Veterans – particularly those that have served in conflict zones – have considerably higher percentages of hearing loss than the public. Considering that 20% of the public in the United States has some form of hearing impairment, the rates among veterans are disturbingly high. Among troops who’ve served in Afghanistan and Iraq, the most frequent service-related disabilities are hearing loss and tinnitus.Of the over 800,000 veterans who received disability benefits that year, 148,000 (18.5%) received them for tinnitus or hearing loss; by comparison, the number receiving compensation for post-traumatic stress disorder (PTSD) was 42,700 (5.3%).

This is a widespread public health problem that will only get worse in the future, as these veterans’ noise-induced hearing loss is compounded by aging. Tinnitus itself can be extremely debilitating, with the constant ringing or buzzing sounds causing side effects such as headaches, vision changes, nausea, stress, anxiety, mood changes, insomnia, and depression. Add to this the number of veterans who have experienced more profound levels of hearing loss or deafness, and you have an enormous problem.

The reason that there is so much hearing loss in the military, according to VA-accredited claims agent Brett Buchanan, is that “The military, in general, is just a high noise-producing environment.” For example, he describes the working and living conditions below deck on most Naval ships at filled with “the constant drumming of engines and metal-on-metal noise.” And in other branches of service such as the Army or Marines, solders often spend much of their time around or inside of incredibly noisy vehicles such as transport carriers or tanks. Now add to the ever-present high volumes of background noise the intermittent sounds of gunfire and explosions, and you have a recipe for hearing loss.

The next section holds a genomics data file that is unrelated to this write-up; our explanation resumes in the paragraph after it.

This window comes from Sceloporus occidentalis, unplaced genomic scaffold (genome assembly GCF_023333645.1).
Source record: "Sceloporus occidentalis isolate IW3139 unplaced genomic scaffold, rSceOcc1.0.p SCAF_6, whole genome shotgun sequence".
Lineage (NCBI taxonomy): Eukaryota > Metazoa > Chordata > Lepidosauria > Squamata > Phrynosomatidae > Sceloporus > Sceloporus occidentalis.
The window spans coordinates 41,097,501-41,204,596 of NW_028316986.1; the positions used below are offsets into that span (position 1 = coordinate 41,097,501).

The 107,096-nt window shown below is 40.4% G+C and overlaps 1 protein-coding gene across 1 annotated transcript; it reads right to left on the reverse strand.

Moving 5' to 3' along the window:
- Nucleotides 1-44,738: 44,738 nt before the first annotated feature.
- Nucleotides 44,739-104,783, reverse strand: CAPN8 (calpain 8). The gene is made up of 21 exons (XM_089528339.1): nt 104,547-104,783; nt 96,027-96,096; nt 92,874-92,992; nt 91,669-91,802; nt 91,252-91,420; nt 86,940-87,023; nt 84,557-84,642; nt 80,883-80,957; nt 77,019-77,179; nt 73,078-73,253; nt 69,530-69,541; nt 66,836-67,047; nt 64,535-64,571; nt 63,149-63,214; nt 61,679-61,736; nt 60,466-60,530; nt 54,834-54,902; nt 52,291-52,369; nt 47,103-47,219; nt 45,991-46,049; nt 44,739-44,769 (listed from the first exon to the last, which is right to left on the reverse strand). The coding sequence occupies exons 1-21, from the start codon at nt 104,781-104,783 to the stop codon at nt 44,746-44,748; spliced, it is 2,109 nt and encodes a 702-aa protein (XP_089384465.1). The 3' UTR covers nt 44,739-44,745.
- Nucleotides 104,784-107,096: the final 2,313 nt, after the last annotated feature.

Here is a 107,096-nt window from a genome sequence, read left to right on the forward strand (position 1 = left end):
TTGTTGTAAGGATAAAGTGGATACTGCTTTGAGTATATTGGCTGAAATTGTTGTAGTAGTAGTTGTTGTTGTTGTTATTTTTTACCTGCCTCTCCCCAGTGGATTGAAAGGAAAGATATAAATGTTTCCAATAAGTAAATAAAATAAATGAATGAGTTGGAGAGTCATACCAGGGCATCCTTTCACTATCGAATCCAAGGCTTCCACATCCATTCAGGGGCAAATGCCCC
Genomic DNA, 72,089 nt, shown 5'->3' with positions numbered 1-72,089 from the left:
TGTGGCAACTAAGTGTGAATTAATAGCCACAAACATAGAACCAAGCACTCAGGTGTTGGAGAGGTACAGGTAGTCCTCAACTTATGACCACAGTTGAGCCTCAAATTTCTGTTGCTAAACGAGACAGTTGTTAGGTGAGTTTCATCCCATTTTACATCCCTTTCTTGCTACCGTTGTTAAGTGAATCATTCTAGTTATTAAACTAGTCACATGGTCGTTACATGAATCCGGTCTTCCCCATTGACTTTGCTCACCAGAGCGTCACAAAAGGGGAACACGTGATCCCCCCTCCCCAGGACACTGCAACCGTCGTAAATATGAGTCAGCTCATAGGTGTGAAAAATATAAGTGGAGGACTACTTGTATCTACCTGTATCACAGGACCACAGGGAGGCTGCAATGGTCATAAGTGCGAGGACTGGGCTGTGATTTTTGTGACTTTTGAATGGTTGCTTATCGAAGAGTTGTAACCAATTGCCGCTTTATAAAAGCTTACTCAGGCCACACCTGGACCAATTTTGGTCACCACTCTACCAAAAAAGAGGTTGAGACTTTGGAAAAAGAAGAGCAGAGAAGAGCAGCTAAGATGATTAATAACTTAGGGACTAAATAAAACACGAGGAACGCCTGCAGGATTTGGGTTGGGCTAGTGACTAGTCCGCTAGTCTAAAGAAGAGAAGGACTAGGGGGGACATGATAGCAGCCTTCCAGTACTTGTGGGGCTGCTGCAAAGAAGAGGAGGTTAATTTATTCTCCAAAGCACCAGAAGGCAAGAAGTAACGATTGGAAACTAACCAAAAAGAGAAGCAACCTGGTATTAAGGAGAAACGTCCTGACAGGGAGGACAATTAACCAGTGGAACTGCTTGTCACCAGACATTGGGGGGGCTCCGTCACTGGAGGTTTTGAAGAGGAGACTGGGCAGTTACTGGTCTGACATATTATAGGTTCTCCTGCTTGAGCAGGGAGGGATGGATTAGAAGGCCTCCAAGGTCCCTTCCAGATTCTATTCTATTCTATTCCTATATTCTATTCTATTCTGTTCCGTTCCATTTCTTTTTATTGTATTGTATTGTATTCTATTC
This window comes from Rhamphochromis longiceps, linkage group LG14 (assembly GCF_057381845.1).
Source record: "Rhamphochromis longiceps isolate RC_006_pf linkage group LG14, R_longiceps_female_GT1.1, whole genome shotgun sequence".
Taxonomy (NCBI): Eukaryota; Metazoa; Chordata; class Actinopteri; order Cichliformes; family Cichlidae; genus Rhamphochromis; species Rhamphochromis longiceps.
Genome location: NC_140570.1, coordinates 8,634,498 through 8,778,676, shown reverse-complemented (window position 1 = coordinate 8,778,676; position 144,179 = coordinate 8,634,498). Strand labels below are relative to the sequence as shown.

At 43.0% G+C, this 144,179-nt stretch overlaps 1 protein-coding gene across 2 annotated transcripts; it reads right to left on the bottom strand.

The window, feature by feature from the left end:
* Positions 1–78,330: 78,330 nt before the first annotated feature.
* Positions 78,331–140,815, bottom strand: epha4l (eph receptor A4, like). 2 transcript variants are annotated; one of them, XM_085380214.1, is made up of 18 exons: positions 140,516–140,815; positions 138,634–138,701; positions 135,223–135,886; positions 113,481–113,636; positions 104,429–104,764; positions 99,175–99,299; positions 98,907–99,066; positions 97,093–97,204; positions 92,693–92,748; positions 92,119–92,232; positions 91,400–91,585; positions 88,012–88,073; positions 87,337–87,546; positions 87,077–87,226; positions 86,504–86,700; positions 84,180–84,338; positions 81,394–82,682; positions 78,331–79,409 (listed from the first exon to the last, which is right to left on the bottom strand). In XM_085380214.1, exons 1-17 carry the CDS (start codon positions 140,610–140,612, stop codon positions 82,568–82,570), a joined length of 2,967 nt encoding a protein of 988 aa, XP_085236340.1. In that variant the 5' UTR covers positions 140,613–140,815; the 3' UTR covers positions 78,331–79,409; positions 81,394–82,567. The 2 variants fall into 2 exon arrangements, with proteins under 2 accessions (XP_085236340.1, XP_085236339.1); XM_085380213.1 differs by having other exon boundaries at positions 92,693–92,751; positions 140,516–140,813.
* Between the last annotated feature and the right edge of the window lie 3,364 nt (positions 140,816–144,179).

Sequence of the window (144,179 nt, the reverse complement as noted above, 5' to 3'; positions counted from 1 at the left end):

Many efforts are made to reduce the risk and exposure. The US military provides hearing protection and noise-reducing ear plugs. And while these earplugs may help while soldiers are practicing on the target range, during an actual fire fight, with bullets flying by and IEDs or mortars exploding all around you, a soldier’s first thought is not, “Wait. Time out. I’ve got to put in my earplugs.”

The military is doing what it can to increase the use of hearing protection by providing more sensitive earplugs that block loud noises but allow soldiers to hear even the faintest normal conversations. And the VA has become the nation’s largest consumer of hearing aids, providing them to veterans who need them at little or no cost. So if you are a military veteran who has experienced some form of hearing loss, contact us for an accurate diagnosis of the nature of your hearing problem. We can recommend the best hearing aid to solve the problem, and help you work with the VA to obtain them at the lowest cost to you possible.

We accept all major insurance, VA Vouchers, and workers compensation cases.
We also accept all Avesis products for hearing services which include Molina Medicare Advantage - Health 2017 and Care N' Care Hearing 2017. We also accept all donations of used hearing aids!
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